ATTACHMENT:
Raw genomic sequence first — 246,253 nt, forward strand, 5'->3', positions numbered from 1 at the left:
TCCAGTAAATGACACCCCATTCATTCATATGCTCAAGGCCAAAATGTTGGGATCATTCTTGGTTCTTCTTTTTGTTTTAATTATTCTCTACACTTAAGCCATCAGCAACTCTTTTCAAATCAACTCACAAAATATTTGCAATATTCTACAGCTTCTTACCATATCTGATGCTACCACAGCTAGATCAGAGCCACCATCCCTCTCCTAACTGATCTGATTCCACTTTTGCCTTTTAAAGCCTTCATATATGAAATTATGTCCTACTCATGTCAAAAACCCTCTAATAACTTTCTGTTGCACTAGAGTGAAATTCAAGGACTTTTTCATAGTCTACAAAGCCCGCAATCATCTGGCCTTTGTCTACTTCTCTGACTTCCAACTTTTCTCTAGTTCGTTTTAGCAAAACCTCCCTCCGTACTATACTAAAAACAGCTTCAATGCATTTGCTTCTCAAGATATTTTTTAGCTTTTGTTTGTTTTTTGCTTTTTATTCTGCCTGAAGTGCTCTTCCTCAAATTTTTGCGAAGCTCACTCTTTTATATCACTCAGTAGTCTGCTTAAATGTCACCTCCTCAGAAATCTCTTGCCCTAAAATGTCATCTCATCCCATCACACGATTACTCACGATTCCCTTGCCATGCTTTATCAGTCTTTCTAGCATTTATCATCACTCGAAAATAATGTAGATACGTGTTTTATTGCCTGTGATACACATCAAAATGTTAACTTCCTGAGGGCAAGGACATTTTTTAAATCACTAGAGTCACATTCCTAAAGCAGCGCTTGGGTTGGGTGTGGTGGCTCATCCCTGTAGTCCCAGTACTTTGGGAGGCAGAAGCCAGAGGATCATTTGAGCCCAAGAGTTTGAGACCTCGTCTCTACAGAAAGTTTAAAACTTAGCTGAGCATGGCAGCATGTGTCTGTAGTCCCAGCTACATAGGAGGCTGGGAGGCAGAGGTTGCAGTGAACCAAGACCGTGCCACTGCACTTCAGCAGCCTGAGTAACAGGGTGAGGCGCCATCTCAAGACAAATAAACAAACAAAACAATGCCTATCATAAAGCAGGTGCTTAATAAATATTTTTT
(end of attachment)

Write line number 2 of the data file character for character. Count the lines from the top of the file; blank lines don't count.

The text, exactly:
TCCAGTAAATGACACCCCATTCATTCATATGCTCAAGGCCAAAATGTTGGGATCATTCTTGGTTCTTCTTTTTGTTTTAATTATTCTCTACACTTAAGCCATCAGCAACTCTTTTCAAATCAACTCACAAAATATTTGCAATATTCTACAGCTTCTTACCATATCTGATGCTACCACAGCTAGATCAGAGCCACCATCCCTCTCCTAACTGATCTGATTCCACTTTTGCCTTTTAAAGCCTTCATATATGAAATTATGTCCTACTCATGTCAAAAACCCTCTAATAACTTTCTGTTGCACTAGAGTGAAATTCAAGGACTTTTTCATAGTCTACAAAGCCCGCAATCATCTGGCCTTTGTCTACTTCTCTGACTTCCAACTTTTCTCTAGTTCGTTTTAGCAAAACCTCCCTCCGTACTATACTAAAAACAGCTTCAATGCATTTGCTTCTCAAGATATTTTTTAGCTTTTGTTTGTTTTTTGCTTTTTATTCTGCCTGAAGTGCTCTTCCTCAAATTTTTGCGAAGCTCACTCTTTTATATCACTCAGTAGTCTGCTTAAATGTCACCTCCTCAGAAATCTCTTGCCCTAAAATGTCATCTCATCCCATCACACGATTACTCACGATTCCCTTGCCATGCTTTATCAGTCTTTCTAGCATTTATCATCACTCGAAAATAATGTAGATACGTGTTTTATTGCCTGTGATACACATCAAAATGTTAACTTCCTGAGGGCAAGGACATTTTTTAAATCACTAGAGTCACATTCCTAAAGCAGCGCTTGGGTTGGGTGTGGTGGCTCATCCCTGTAGTCCCAGTACTTTGGGAGGCAGAAGCCAGAGGATCATTTGAGCCCAAGAGTTTGAGACCTCGTCTCTACAGAAAGTTTAAAACTTAGCTGAGCATGGCAGCATGTGTCTGTAGTCCCAGCTACATAGGAGGCTGGGAGGCAGAGGTTGCAGTGAACCAAGACCGTGCCACTGCACTTCAGCAGCCTGAGTAACAGGGTGAGGCGCCATCTCAAGACAAATAAACAAACAAAACAATGCCTATCATAAAGCAGGTGCTTAATAAATATTTTTT